39. 39. Simple web environment Thursday, October 24, 13 Let’s look at a basic web environment setup. A mobile user requests a page from the domain; Varnish is what answers, and looks at the device. If it’s a mobile device, it prepends “m.” to the domain. It doesn’t have a cached page, so it hits the load balancer, which selects one of the web servers. Drupal responds with the page, Varnish caches that page for that domain+path, and sends it to the user. If Drupal was doing the detection, a mobile user gets there first, and Varnish would cache the mobile page and send it to all users (desktop included).
  40. 40. Theme switching options • Use something like PURL or Context to switch the theme • Use m.example.com (or similar) for your mobile site • Make sure vhost configs use ServerAlias with m. • Can use custom code in hook_init() to switch the theme • global $custom_theme; Thursday, October 24, 13 You can use whatever you feel comfortable with to switch the theme. Context will let you set up something based on domain to change the theme. Purl will let you do the same if you set it up with the proper reactions. Custom code is really easy, so even your junior devs could throw something together to switch themes depending on the domain. If you use m. as a prefix, then that can apply to ANY domain (dev, integration, staging, production) without needing to hardcode the full domain. Hardocoding has BAD(TM).
  41. 41. hook_init example Thursday, October 24, 13 In fact, here’s that entire hook for you. Technically, this hook result does get cached. If there’s no page cache or varnish cache for the m. domain version of this page, this hook is called and will deliver the correct theme and page contents. Caches are aware of the full domain, but NOT the device or user agent, so that’s why we use the m. subdomain to distinguish.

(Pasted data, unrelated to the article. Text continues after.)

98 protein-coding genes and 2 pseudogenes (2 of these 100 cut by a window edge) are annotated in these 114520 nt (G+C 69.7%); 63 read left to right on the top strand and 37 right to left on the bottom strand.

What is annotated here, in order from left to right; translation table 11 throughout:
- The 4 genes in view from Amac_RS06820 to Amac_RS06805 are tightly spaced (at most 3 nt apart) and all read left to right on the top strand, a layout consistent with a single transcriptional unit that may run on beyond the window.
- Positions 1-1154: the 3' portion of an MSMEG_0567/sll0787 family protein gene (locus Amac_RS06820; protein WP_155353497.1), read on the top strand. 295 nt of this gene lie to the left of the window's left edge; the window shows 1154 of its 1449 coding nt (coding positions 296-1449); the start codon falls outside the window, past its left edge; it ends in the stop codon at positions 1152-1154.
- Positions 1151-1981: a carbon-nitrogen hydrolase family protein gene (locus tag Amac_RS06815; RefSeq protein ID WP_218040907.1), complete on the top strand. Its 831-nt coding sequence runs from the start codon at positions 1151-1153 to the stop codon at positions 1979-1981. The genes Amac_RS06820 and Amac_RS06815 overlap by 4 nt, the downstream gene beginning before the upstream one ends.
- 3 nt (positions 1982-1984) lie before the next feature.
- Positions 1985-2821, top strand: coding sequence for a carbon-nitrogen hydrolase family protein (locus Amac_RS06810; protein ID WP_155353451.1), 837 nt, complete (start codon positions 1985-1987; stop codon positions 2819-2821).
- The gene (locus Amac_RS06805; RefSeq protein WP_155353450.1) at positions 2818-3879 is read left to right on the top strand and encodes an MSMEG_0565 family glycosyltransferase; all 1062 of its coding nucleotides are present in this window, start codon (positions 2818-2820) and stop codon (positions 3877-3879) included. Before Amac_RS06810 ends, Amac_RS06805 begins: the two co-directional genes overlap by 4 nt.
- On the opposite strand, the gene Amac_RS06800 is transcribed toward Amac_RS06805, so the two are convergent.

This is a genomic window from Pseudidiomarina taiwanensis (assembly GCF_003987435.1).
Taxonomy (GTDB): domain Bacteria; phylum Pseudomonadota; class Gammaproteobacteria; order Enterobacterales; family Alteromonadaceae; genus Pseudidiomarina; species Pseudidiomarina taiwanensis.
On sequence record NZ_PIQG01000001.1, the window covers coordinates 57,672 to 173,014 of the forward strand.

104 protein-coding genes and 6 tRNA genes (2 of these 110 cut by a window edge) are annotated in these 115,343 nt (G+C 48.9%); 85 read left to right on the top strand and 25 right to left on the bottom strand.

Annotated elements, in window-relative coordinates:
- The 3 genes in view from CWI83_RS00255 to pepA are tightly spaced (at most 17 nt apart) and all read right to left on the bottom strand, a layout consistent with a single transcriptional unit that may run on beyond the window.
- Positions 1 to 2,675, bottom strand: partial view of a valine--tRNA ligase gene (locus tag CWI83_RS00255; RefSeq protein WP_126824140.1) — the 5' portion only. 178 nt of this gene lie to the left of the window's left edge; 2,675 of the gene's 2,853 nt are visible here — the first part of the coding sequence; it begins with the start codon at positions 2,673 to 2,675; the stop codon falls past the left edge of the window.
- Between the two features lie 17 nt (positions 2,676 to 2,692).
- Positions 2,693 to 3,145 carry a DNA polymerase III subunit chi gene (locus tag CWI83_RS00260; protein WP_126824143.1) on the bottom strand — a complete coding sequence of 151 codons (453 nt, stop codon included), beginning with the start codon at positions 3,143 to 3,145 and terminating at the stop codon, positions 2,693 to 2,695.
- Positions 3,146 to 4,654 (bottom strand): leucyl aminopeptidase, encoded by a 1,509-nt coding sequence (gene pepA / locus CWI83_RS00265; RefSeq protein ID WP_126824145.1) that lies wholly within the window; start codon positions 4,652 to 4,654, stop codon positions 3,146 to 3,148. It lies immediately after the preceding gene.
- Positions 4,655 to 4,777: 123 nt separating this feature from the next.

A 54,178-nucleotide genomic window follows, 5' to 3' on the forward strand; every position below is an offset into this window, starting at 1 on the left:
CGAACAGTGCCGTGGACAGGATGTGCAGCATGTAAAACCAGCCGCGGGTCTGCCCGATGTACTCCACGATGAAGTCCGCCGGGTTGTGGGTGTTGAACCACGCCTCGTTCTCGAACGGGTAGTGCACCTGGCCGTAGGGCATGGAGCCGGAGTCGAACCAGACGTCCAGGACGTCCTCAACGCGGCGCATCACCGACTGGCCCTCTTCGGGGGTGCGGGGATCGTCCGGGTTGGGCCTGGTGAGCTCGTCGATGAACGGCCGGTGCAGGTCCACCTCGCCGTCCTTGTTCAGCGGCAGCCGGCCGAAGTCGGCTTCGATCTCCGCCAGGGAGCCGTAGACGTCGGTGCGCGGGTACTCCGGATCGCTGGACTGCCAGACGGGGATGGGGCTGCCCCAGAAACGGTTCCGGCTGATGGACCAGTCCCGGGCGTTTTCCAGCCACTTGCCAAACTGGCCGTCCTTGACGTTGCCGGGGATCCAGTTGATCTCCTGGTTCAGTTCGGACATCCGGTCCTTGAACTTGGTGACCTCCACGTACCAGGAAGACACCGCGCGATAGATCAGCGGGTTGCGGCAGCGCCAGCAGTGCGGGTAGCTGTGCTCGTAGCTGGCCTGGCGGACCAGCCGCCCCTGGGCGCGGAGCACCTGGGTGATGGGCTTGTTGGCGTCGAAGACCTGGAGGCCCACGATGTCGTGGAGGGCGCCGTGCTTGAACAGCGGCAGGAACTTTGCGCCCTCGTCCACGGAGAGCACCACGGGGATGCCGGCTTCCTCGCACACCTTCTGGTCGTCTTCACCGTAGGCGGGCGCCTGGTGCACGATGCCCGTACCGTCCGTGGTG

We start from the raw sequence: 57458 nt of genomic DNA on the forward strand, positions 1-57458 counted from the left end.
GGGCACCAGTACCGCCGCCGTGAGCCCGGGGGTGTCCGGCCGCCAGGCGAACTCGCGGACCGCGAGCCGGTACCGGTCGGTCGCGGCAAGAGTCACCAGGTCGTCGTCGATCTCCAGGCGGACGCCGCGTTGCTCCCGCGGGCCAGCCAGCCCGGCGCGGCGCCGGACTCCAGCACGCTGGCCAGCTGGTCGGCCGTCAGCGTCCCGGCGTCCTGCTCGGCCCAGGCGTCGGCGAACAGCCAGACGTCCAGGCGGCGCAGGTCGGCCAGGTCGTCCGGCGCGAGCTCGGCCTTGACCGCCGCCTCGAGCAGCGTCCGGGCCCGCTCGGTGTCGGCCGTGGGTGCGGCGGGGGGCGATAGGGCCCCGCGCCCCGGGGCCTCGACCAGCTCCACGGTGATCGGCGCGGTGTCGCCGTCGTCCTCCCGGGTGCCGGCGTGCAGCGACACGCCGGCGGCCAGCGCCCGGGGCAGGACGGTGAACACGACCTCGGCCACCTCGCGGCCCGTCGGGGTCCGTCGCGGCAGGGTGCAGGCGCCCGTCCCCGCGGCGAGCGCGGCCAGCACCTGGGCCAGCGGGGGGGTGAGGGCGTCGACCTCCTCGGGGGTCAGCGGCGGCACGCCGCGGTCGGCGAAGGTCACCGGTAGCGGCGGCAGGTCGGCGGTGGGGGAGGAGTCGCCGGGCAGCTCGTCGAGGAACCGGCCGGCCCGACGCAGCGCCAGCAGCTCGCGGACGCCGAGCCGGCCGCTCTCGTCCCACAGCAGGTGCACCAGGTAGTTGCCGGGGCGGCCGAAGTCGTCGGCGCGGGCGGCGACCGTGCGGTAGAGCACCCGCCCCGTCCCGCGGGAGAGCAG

42. 42. Separate sites and multisites Thursday, October 24, 13
  43. 43. Separate sites • Greatest potential for issues or problems • Multisite means the same CMS code, but different content • Mobile users will likely get incongruous results • Using external services and redirecting to different servers Thursday, October 24, 13 The biggest problem with using multisite or a completely different site is that the same path will give different content (or worse, no content at all). Consider: a desktop user shares a page with Twitter or Facebook or email. The recipient is a mobile user and clicks the link. Boom. That page’s path doesn’t exist on the mobile site, so the mobile user is redirected to the front page or something. What a letdown.
  44. 44. Source: XKCD Thursday, October 24, 13 Here’s a good illustration of that scenario. (wait to let them read; get a drink or something)
  45. 45. Mobile app support Thursday, October 24, 13